During a study session Tuesday morning, the Danville Town Council expressed interest in creating a resolution of intent to propose a local ordinance banning stores from passing out plastic bags effective in July 2016.
The potential ordinance is planned to be a hybrid of State Senate Bill 270, currently under consideration, and Walnut Creek's local plastic bag prohibition.
SB 270, a bill that would prohibit food stores and retailers of a certain size from providing single-use carryout bags to customers effective July 1 of next year, allows cities to preempt the state law by passing a resolution expressing intent to restrict single-use carryout bags.
The Danville council is tentatively set to consider such a resolution of intent during its Aug. 12 regular meeting, and formal deliberations about a permanent ordinance would follow in the future.
Town staff said submitting a resolution of intent would provide time to create a draft ordinance that incorporates SB 270 and the feedback from community meetings, allow for the state to act upon SB 270 and give Danville officials an opportunity to work with businesses to create strategies such as offering "Shop Danville" reusable bags.
The town ordinance, as currently proposed, would prohibit Danville retailers and restaurants, beyond those covered under SB 270, from distributing single-use plastic bags, and could require stores and retailers to offer customers a recycled paper bag for 10 cents -- effective July 1, 2016.
Residents and business owners have the chance to learn more about the town's plastic bag ban options during informational meetings at the Veterans Memorial Building, 115 E. Prospect Avenue. Meetings are scheduled for this Wednesday (July 9) at 2 p.m., July 15 at 8:30 a.m. and July 16 at 7 p.m.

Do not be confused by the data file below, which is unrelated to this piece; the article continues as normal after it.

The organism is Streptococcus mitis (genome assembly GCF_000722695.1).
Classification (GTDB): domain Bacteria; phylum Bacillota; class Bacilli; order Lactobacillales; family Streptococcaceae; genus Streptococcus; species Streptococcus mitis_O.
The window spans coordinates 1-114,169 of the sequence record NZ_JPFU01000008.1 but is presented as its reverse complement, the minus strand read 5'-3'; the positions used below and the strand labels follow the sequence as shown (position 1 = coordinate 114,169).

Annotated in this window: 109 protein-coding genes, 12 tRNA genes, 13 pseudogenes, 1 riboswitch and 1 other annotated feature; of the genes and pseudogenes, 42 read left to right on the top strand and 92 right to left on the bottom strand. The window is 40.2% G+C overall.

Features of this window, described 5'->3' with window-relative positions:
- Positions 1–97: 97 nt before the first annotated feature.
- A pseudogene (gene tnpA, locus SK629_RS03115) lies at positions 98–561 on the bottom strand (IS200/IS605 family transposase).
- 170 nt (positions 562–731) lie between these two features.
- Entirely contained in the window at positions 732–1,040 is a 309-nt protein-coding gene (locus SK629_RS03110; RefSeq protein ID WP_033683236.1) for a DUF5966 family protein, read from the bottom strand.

During the information sessions, town officials to provide an overview of the potential town ordinance and explain how it would work with SB 270. Citizens will also be able to ask any questions or provide feedback to staff.
"With a situation like this, we need to do more homework on it," Councilwoman Renee Morgan said Tuesday morning.
In other business during their study session, council members received an update on the PG&E Pipeline Pathways Project (PPP) in which the utility company proposes to remove trees and other vegetation it deems is inhibiting the safety and operation of its natural gas transmission system.
Town staff presented the council with a "Principles of Agreement" between PG&E and local governments to be used as a framework for how the project would move forward.
In one example, the framework states, "Prior to moving forward with vegetation management activities under the PPP, PG&E agrees to work with the local agencies, including doing the following: Per an agency's request, re-evaluate all trees already submitted to agencies as trees PG&E desires to remove with a goal of reducing the number of trees proposed for removal."
Town Manager Joe Calabrigo said, "This is not a legal document, it's more of a memorandum of understanding between the agencies and PG&E."
PG&E originally proposed to remove as many as 173 trees in Danville, but town officials want the utility company to reduce that number.
Later Tuesday, the council adjourned to a special meeting and adopted the acquisition of right-of-way on San Ramon Valley Boulevard from the East Bay Municipal Utility District to allow widening of the thoroughfare to four lanes of traffic plus bike lanes in both directions and have a pedestrian sidewalk.